I am certain that the look of the Family Tree will evolve over time, but I am also hopeful that the screens, such as this one, will not get loaded down with features. There is a balance that must be achieved between the "need" for additional features and the usability of the program. For example, one of the programs with the most features is Adobe Photoshop. The program has hundreds of features and is extremely complex with detailed screens. A person can be considered to be a Photoshop expert if the person knows about 100 of the features. We don't need FamilySearch to keep adding features to the Family Tree unless those features have a general appeal and add real functionality. Of course, Photoshop would not be Photoshop if it was simple and had fewer features. It is aimed at highly motivated and trained professionals. Let's not turn the Family Tree into a professional's program.

Here are the previous posts in this series

Part One: http://rejoiceandbeexceedingglad.blogspot.com/2018/05/a-survival-guide-to-familysearch-family.html
Part Two: http://rejoiceandbeexceedingglad.blogspot.com/2018/05/a-survival-guide-for-familysearch.html
Part Three: http://rejoiceandbeexceedingglad.blogspot.com/2018/05/a-survival-guide-for-familysearch_20.html
Part Four: http://rejoiceandbeexceedingglad.blogspot.com/2018/06/a-survival-guide-for-familysearch.html
Part Five: http://rejoiceandbeexceedingglad.blogspot.com/2018/06/a-survival-guide-for-familysearch_9.html

Saturday, June 16, 2018

A Family History Mission: The Oddities and Unusual

1 July 1776 Probate file from Charles County, Maryland
No. 66

Note: You can do a Google search for "A Family History Mission James Tanner" to see all the previous posts in this ongoing series. You can also search for "James Tanner genealogy" and find them or click back through all the posts.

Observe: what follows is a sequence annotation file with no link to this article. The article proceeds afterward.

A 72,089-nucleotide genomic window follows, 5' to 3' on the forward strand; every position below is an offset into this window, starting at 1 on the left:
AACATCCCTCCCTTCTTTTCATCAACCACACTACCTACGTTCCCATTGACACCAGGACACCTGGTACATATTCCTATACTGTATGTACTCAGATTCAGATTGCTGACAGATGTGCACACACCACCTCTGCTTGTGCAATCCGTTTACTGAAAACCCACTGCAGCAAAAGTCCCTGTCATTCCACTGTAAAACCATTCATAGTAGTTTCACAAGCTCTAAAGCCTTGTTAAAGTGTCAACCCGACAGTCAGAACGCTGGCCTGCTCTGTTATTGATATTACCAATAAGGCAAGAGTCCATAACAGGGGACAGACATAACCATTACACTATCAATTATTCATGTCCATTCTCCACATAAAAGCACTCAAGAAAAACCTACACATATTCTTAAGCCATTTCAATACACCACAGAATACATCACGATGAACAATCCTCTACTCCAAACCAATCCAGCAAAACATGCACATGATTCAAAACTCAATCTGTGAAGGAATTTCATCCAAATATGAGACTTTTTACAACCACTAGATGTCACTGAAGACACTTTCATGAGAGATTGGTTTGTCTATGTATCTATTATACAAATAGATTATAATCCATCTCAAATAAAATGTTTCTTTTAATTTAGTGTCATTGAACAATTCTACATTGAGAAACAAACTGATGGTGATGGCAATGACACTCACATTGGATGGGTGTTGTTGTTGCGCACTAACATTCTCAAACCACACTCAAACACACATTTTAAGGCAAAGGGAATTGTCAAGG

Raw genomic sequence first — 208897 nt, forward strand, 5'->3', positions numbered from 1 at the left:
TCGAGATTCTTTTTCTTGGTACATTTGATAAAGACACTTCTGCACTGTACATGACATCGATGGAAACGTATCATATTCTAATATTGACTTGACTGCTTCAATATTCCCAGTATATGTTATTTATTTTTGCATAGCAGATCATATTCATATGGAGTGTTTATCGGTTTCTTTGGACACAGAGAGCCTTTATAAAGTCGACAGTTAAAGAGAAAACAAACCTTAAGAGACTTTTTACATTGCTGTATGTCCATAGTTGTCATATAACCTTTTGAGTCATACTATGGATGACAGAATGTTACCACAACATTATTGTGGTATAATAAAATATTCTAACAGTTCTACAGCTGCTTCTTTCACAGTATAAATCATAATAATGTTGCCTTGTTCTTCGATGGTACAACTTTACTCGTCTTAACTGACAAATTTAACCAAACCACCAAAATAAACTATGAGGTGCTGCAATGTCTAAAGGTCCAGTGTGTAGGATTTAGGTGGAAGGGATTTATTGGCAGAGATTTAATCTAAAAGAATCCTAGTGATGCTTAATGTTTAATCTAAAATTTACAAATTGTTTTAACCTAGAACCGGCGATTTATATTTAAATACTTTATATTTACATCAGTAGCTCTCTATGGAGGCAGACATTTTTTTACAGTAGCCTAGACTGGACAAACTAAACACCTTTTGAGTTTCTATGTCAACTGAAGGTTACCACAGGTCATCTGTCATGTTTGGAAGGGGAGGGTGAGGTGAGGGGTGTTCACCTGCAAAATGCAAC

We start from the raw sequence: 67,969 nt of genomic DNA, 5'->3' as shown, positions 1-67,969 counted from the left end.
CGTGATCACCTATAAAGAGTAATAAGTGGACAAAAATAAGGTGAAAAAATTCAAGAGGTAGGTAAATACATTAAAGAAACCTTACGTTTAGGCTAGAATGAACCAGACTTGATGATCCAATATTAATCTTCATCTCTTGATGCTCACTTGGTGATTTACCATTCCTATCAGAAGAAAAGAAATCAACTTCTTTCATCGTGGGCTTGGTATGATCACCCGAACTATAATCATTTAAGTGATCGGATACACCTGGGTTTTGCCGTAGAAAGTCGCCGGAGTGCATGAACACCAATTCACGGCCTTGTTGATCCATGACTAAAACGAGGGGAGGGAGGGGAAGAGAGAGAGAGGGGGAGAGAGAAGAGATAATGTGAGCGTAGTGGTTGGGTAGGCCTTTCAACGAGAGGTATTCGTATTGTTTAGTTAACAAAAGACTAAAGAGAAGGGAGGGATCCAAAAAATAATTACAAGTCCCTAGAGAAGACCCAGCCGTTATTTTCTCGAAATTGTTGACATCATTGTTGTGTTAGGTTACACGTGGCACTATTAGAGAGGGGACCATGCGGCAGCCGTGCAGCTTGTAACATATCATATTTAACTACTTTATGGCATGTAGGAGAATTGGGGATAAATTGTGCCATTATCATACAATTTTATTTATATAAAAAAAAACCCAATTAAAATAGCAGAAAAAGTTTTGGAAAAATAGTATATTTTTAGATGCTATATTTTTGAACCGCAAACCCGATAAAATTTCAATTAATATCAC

Ome of the most interesting parts of digitizing records at the Maryland State Archives is finding old, unusual, or strange records. This past week, I began digitizing a Probate Record beginning the 1760s and found this record that was dated 1 July 1776. While monumental things were going on in some parts of the world, the courts in Charles County, Maryland were chugging away with their usual calendar of court cases. For me, this was interesting because the documents in the National Archives from 1776 are behind glass, but I get to see the documents close up and digitize them. But this also reminds me of the immense value of these document and so we want to be as careful as possible in handling them.

Here is an image of the two-page spread with the entry from 1776.


If you look closely, you can see the cover that is used to protect the books from some types of harm while on the shelves. The cover wraps around the book and is fastened velcro.